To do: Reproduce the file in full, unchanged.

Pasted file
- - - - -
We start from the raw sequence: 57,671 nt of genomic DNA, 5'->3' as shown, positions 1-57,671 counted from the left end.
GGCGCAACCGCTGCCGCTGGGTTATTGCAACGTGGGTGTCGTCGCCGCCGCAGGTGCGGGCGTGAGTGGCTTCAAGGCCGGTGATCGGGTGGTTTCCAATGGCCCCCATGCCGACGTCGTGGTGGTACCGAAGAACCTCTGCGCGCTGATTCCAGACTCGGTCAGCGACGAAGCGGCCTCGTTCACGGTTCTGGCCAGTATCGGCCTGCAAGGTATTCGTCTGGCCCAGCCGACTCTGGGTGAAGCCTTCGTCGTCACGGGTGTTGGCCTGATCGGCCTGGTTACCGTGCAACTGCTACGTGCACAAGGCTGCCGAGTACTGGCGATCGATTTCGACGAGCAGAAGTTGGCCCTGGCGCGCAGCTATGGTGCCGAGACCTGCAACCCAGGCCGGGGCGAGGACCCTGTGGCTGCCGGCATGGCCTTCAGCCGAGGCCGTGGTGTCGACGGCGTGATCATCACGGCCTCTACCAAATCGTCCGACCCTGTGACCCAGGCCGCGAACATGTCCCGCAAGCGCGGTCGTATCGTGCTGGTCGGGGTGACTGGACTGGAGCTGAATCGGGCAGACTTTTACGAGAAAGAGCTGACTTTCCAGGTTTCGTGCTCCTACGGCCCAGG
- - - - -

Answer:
We start from the raw sequence: 57,671 nt of genomic DNA, 5'->3' as shown, positions 1-57,671 counted from the left end.
GGCGCAACCGCTGCCGCTGGGTTATTGCAACGTGGGTGTCGTCGCCGCCGCAGGTGCGGGCGTGAGTGGCTTCAAGGCCGGTGATCGGGTGGTTTCCAATGGCCCCCATGCCGACGTCGTGGTGGTACCGAAGAACCTCTGCGCGCTGATTCCAGACTCGGTCAGCGACGAAGCGGCCTCGTTCACGGTTCTGGCCAGTATCGGCCTGCAAGGTATTCGTCTGGCCCAGCCGACTCTGGGTGAAGCCTTCGTCGTCACGGGTGTTGGCCTGATCGGCCTGGTTACCGTGCAACTGCTACGTGCACAAGGCTGCCGAGTACTGGCGATCGATTTCGACGAGCAGAAGTTGGCCCTGGCGCGCAGCTATGGTGCCGAGACCTGCAACCCAGGCCGGGGCGAGGACCCTGTGGCTGCCGGCATGGCCTTCAGCCGAGGCCGTGGTGTCGACGGCGTGATCATCACGGCCTCTACCAAATCGTCCGACCCTGTGACCCAGGCCGCGAACATGTCCCGCAAGCGCGGTCGTATCGTGCTGGTCGGGGTGACTGGACTGGAGCTGAATCGGGCAGACTTTTACGAGAAAGAGCTGACTTTCCAGGTTTCGTGCTCCTACGGCCCAGG